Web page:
Sunday, March 13, 2011

Professor Emeritus Wil Denson signs with Hollywood literary agent

Lucky for Dr. Wil Denson, Hollywood loves guys with beards and Ph.D.s.

That's what literary agent Caren Bohrman, a prominent figure in the Hollywood film industry, jokingly told the University of Wisconsin-Eau Claire professor emeritus of theatre arts when he recently signed with her agency.

Joking aside, Denson caught the agent's attention -- and that of about 35 other agencies, producers and managers -- when his screenplay "Feral" in January was named the overall winner in's 2010 international Feature Script Contest. Denson's work was selected for the top honor from a field of about 1,000 competing entries by a panel of 15 film industry literary judges.

Denson's hopes after "Feral" won the contest were that he'd "be signed by an 'effective' literary agent, that 'Feral' will be produced and that I'll be made one of the film production team," he said shortly before signing with Bohrman.

"The odds of production are daunting, but I have hopes," he said.

Denson went with Bohrman based on what he'd learned about her from others in the industry. Bohrman has sold numerous screenplays that have subsequently gotten produced, including the scripts for the films "The Fugitive," "Warlock," "Crazy/Beautiful," "Buckaroo Banzai" and "The United States of Leland."

"Ms. Bohrman was my first choice to represent me," Denson said. "She's generally known as a 'boutique' agent specializing in working intensely with a small number of writers. From what I've learned she is one of the best/better LA industry people/human beings. The organizer of [the contest] advised me from the very beginning that she was the one to hope for, the perfect match for me."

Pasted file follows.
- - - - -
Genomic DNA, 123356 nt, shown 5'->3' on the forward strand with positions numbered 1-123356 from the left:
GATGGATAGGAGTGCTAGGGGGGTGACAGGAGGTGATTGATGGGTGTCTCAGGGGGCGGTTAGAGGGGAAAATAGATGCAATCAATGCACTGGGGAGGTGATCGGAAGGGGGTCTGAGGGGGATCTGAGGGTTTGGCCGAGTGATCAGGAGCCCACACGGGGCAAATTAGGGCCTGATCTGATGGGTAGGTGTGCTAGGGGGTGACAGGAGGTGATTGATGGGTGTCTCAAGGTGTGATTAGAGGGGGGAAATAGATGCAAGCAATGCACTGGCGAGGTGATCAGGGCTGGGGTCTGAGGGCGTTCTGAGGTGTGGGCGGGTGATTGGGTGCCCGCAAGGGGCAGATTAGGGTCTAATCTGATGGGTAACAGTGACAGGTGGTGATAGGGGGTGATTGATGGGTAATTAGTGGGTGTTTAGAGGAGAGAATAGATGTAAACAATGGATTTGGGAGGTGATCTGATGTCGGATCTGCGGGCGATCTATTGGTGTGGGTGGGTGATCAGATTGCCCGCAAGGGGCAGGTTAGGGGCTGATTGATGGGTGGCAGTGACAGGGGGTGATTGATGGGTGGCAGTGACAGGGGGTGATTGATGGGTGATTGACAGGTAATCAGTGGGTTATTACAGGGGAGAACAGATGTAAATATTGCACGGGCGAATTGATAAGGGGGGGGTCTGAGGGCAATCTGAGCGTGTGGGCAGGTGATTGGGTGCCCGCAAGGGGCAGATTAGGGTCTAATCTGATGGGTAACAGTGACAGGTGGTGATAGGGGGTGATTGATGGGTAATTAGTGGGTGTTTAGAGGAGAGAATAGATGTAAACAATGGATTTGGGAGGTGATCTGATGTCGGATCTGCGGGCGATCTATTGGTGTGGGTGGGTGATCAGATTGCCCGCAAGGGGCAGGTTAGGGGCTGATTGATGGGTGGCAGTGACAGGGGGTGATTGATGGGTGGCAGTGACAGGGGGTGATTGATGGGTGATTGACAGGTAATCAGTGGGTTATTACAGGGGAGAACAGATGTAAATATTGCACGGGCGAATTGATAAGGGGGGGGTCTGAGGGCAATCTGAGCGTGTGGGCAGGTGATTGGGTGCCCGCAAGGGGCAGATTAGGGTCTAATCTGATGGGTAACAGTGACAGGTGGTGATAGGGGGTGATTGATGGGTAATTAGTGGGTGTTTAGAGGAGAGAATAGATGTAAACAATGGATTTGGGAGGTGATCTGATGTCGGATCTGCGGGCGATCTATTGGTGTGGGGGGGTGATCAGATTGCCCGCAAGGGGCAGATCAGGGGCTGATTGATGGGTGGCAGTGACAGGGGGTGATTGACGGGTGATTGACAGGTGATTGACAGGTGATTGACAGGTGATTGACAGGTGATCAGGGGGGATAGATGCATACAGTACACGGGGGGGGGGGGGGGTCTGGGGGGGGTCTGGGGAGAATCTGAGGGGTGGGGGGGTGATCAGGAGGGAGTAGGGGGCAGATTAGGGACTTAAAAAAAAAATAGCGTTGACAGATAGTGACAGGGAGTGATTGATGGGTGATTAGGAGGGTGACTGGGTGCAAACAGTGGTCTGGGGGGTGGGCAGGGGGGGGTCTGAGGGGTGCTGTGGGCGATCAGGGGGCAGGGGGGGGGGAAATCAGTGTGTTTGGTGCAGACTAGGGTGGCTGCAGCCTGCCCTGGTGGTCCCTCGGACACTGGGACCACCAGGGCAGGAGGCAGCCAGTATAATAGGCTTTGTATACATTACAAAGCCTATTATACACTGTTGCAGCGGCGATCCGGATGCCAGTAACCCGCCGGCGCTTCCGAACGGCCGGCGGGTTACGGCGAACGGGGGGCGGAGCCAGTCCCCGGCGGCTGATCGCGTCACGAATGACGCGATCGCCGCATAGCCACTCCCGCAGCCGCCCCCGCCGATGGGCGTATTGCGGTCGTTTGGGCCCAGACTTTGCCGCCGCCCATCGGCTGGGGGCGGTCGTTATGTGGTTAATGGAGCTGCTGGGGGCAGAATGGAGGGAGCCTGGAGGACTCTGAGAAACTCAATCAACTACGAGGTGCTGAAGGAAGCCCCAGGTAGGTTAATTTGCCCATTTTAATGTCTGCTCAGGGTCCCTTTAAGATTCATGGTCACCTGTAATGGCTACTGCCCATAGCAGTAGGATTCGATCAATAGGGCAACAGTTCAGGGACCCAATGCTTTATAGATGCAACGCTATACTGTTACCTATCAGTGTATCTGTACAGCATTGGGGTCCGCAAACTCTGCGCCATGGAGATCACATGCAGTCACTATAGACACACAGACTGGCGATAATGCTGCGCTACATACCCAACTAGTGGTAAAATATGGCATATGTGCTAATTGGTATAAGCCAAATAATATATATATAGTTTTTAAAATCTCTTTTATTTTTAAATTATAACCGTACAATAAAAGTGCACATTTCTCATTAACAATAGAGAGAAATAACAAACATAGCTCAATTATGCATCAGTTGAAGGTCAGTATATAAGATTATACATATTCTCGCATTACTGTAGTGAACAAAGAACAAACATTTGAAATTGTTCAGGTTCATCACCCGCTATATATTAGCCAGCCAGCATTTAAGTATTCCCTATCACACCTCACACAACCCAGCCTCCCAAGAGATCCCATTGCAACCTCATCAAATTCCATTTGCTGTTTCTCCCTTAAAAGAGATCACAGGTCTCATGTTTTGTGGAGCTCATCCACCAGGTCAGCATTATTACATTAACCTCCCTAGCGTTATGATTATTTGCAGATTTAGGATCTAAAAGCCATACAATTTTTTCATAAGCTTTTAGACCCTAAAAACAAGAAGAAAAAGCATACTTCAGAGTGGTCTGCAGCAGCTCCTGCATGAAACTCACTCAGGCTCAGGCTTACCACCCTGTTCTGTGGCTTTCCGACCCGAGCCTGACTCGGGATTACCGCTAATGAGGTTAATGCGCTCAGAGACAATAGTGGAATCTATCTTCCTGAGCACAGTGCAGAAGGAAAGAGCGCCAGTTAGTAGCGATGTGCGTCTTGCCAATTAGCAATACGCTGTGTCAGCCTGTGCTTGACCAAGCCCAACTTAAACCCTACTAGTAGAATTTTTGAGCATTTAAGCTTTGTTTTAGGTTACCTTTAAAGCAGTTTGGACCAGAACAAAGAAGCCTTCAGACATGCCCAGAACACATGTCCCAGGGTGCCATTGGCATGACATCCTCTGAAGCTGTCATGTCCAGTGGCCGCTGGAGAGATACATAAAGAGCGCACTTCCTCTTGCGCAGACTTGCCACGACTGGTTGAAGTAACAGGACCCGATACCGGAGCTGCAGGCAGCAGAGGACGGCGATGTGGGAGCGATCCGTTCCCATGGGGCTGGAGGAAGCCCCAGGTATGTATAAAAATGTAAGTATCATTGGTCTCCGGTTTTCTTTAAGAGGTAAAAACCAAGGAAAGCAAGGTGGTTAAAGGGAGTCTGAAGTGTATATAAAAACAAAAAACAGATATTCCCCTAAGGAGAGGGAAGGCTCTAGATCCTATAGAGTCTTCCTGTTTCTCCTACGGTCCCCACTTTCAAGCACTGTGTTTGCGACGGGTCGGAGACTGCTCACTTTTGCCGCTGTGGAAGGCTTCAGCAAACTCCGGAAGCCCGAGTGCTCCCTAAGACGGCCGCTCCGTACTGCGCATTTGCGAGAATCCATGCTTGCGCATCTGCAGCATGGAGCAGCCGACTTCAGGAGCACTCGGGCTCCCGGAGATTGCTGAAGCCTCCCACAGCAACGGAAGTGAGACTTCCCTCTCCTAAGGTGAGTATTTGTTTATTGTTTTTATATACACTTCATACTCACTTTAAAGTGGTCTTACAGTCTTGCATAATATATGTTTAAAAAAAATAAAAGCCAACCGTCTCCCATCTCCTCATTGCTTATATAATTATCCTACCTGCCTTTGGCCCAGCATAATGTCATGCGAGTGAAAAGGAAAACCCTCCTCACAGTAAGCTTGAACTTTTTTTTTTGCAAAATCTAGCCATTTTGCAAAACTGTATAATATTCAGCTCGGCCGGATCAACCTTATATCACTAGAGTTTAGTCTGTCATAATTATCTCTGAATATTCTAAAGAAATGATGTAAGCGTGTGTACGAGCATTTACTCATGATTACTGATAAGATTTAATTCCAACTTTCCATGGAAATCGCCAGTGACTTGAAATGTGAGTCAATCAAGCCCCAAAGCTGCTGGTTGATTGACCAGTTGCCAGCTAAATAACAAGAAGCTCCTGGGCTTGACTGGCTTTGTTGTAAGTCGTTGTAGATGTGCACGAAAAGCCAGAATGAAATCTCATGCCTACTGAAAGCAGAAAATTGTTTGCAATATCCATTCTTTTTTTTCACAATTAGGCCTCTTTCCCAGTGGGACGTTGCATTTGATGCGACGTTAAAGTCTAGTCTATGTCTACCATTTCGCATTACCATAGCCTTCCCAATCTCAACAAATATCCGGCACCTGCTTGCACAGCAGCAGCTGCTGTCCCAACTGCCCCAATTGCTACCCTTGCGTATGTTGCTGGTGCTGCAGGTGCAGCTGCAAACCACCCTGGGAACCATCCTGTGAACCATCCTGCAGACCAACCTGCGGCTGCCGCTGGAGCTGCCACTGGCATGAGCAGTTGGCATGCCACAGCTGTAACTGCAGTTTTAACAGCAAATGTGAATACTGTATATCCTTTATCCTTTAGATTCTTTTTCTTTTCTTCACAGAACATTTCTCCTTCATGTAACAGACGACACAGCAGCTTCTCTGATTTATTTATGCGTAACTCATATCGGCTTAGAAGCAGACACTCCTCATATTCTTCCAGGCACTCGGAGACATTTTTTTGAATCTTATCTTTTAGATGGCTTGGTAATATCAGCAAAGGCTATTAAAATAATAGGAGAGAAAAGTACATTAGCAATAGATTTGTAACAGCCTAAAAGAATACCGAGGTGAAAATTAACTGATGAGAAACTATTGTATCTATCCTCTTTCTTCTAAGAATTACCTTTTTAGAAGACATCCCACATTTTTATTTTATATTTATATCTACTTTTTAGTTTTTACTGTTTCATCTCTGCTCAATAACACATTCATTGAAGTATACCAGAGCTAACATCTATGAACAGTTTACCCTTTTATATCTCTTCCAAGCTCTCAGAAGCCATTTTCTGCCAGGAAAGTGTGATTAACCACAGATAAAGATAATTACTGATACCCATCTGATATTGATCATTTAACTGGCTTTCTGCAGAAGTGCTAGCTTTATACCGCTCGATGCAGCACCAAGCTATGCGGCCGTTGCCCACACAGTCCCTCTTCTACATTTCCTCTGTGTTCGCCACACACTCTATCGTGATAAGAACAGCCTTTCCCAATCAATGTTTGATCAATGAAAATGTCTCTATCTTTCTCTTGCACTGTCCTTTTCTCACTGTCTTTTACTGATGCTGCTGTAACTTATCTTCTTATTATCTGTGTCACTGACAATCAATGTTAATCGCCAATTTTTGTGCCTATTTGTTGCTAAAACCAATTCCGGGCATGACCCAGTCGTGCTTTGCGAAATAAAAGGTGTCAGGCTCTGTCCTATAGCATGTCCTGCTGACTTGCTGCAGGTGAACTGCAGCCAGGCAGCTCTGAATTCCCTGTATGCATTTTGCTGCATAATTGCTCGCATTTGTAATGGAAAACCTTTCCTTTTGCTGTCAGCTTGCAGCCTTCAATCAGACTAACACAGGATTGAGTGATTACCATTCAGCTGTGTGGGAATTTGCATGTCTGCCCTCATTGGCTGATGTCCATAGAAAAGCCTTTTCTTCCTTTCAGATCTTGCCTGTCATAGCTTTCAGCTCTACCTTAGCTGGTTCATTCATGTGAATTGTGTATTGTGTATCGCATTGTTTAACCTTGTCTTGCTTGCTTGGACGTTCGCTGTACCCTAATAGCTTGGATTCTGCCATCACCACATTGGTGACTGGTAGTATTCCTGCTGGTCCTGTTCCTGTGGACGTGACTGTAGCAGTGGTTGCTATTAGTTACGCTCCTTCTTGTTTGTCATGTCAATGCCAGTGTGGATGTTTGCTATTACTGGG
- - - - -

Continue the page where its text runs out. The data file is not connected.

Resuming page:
Denson retired in 1999 from UW-Eau Claire after 30 years on the university's theatre arts faculty. He taught acting, stage directing, theater literature and criticism, musical comedy, performance for the camera, playwriting and theater management. For years he was the director of University Theatre and Summer Theatre. During his time at UW-Eau Claire, many of his play scripts were published and produced.

Denson's writing continued following his retirement and expanded to include screenplays.

"Feral," about a man "beyond psychotic," can accurately be categorized as a thriller, Denson said.

"Some agents have also labeled it 'thriller/horror,'" Denson said. "I'm not clear on the distinction. I do want to make it clear that it is not a 'slasher film.'"

Denson, who said he constantly changes and rewrites his works that have not yet been published, estimated he began writing "Feral" about five years ago.

His "dream cast" would include Chris Cooper or Tommy Lee Jones in the lead, a county sheriff, with John Malcovich as Ray, the psychotic villain.

"It's very unusual for first-time screenwriters to score A-team actors, but I can dream," Denson said.

The honor is not the first screenwriting contest success for Denson. Earlier versions of "Feral" were a top-10 finisher in the 2007 Script Savvy competition and a semi-finalist in the Hollywood Nexus Screenwriting Contest. Another of Denson's screenplays, "Brantner," was a finalist several years ago in the Nicholl Fellowships in Screenwriting Competition, a prestigious contest sponsored by The Academy of Motion Picture Arts and Sciences.

As he waits to see whether his new agent will be the key to getting "Feral" produced for the big screen, Denson directs his attention to doing what he loves. While "Brantner" had success in the Nicholl Competition, it's never been produced, and he continues to refine it. He's also recently returned to playwriting. His one-act play, "It Ate Houston," was awarded second place in the Lourdes College Drama Society's 2010 One-Act Playwriting Competition and will premiere in Lourdes College's Festival of One Acts this spring.

A new piece, called "Going Long," also is in the works. Whether it's a play or a film script and what it's about, however, Denson is not yet willing to share.

"I hesitate to say more about it at this point except I think it's a good idea," Denson said.